For those of us who immediately liked physics class in high school, physics was a game. It was like a little logic puzzle where the rules of the game were given to you (usually on a formula sheet) and you were asked to use them cleverly to come up with a solution. A friend of mine once put it succinctly: “Physics is all about finding out which variables you know and which variable you want, and then searching through your formula sheet for an equation that has all of those letters in it.” That, more or less, was the physics game. You rearrange some symbols on a paper and you come up with an answer. Instant gratification.
Those of us who went on to study physics in college almost invariably did so because we liked the game. I personally loved it, and I was good at it. But as I went further into physics, it began to be more than a game. Little by little, all the equations and “rules of the game” started coming together into a coherent perspective on the universe and how it works. ... Over years of study my interest in physics gradually but completely shifted from “the game is fun” to “I want to know how to think about what the universe is made of and how it works.”
I hated the game; I couldn't really see the point -- at least until I got interested in physics and realized that calculus was relevant to my world. I'm one of those people who really needs to understand the context, and the "why" of things. (Although I must admit to a fondness for word games. I killed at Boggle and Scrabble in college.)
The point is, different people learn in different ways, and that makes coming up with a standardized educational system particularly challenging. The best model I heard about was from a woman scientist I met at a party, whose daughter went to an elite private school on the East Coast. There were several teachers for each subject, and students could transfer out of a class if the teaching style didn't agree with them, and try another instructor. The daughter's attitude towards her history class did an about-face once she found an instructor who inspired her. Just like science communication, learning (and teaching) science, or any subject, is about making that critical connection. I just don't see how it would be possible to scale up that approach to a nation-wide level; there's a reason this system was implemented at a pricey private school.
So: stereotype threat, gender bias, peer pressure, bad teaching, poor subject presentation -- all of these play a role in discouraging people (especially those of the female persuasion) from taking/liking math. There are countless efforts worldwide to combat these sweeping socio-cultural factors, and we should continue to fight the good fight in that regard. That said, Sophie Germain and Mary Somerville didn't let socio-cultural factors keep them from pursuing their love of math. What made the difference? Personal mentorship helped at some point, but it started with inspiration and falling in love with the subject in the first place.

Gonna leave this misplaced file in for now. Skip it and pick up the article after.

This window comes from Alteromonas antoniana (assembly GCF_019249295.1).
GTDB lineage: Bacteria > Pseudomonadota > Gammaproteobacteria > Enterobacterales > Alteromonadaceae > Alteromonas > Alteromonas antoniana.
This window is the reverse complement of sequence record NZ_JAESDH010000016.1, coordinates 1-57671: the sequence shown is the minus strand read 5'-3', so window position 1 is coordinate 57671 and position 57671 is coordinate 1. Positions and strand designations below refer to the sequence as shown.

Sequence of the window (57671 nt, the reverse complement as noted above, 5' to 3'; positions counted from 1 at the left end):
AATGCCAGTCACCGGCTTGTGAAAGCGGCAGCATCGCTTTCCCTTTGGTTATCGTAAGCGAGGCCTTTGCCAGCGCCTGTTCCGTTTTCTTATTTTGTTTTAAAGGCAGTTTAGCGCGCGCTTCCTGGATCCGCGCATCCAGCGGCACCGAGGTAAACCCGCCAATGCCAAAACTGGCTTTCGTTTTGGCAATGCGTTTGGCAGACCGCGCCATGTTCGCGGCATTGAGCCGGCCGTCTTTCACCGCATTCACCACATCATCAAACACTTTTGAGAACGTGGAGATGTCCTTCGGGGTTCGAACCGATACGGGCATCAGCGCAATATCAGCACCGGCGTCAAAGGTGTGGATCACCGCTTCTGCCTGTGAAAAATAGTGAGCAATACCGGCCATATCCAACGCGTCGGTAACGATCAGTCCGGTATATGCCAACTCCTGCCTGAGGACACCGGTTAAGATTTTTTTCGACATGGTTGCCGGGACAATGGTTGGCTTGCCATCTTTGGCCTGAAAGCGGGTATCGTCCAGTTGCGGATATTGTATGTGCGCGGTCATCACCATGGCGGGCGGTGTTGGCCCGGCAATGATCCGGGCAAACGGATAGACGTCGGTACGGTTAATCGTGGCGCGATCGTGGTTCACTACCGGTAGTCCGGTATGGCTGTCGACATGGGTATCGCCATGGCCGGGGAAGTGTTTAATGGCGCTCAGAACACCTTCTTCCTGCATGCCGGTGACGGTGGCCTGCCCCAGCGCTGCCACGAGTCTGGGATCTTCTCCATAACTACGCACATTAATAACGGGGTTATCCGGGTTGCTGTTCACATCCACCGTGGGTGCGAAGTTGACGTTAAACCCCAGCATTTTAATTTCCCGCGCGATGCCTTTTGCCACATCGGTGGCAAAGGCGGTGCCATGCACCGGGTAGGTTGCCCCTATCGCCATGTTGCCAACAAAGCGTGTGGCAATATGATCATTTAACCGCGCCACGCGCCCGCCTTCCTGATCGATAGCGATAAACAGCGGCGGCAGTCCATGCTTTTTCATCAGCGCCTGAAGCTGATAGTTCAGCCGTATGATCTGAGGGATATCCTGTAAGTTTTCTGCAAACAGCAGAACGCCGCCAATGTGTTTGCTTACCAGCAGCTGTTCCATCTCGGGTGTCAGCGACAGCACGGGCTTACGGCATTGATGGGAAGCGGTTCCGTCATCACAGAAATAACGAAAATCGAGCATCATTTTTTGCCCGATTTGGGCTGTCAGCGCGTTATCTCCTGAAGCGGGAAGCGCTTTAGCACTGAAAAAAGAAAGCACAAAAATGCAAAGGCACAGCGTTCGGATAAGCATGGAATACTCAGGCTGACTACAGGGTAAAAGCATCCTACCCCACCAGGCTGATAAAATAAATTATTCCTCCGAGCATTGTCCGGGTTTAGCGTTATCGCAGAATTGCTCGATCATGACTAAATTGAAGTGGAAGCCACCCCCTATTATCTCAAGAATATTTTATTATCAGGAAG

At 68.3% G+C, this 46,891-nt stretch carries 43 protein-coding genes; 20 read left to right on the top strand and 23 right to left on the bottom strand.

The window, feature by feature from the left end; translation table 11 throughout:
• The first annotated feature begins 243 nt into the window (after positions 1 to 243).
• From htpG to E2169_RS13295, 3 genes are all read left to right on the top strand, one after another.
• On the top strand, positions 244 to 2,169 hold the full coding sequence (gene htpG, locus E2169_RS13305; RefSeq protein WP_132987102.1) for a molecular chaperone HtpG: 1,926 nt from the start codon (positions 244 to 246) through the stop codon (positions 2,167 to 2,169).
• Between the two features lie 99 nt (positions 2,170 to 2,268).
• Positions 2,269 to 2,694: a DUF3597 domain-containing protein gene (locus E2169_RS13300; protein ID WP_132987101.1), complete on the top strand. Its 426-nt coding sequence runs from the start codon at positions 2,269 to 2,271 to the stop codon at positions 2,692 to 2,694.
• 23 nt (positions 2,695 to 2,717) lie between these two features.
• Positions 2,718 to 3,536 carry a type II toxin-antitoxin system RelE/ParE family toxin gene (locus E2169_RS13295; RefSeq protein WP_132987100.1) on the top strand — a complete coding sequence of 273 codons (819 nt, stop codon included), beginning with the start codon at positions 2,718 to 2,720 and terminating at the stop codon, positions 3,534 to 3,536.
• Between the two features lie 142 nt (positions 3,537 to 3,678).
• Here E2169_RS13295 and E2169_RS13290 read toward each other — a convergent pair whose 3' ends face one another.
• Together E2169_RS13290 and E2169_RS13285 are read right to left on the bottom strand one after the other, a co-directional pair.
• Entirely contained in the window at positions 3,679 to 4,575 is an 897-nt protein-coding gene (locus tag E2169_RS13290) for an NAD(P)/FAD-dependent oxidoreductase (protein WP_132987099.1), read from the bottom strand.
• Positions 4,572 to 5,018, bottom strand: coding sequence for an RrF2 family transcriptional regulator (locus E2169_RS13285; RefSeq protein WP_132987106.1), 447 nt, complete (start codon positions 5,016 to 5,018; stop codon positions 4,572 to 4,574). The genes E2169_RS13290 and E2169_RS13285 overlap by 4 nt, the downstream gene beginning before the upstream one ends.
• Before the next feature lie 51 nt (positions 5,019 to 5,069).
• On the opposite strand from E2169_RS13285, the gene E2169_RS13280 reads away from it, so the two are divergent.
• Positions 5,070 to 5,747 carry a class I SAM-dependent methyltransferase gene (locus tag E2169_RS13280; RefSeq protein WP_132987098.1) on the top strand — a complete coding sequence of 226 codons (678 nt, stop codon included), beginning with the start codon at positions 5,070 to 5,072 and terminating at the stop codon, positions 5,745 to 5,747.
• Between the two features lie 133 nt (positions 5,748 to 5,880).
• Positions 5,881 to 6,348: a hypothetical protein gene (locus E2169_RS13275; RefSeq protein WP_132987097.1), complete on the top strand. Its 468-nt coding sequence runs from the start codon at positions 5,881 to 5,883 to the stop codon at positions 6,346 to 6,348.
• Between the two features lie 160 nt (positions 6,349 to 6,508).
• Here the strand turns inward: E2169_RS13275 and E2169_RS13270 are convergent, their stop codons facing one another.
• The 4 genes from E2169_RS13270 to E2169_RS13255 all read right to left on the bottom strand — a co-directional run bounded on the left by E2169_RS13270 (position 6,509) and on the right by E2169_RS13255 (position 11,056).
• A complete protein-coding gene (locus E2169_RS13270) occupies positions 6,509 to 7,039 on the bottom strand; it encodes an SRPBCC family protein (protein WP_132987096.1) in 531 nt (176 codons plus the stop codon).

Ultimately, when I closely examine my dubious history with math, I can't really cast too much blame on those Big Picture factors for my prolonged ignorance/avoidance of math. They discouraged me because I let them discourage me -- because I wanted an excuse to avoid calculus. I can't say I was intellectually lazy, because I avidly pursued knowledge in any subject that caught my interest, and worked very hard in those areas. Like Alex's daughter, I just wasn't all that interested, and hence was more than happy to be pushed away from math and science. What is the cure for willful ignorance and very deliberate avoidance?
I'm not sure there was a single game-changing moment, since the process of thawing towards math was gradual. It started with going to work for The American Physical Society, then becoming a science writer specializing in physics. And one day, out of curiosity, I asked a physicist named Alan Chodos (associate executive officer of the APS) about why objects fall at the same rate regardless of mass -- it seemed really counter-intuitive to me, although I had no doubt it was true. He insisted that I didn't have to take the matter on faith, and walked me (kicking and screaming) through the basic algebraic equation. Suddenly the numbers had relevance to something I'd actually experienced. And my kneejerk defenses started lowering bit by bit. I can't say I love math and calculus, but I understand the basics now, and I no longer break into a cold sweat at the sight of an equation. Believe me, that's tremendous progress.
It just goes to show that real learning is personal and individual. A good teacher can change someone's life and undo years of willful ignorance. I owe Alan a great debt, I realized. The least I can do is say thank you in public.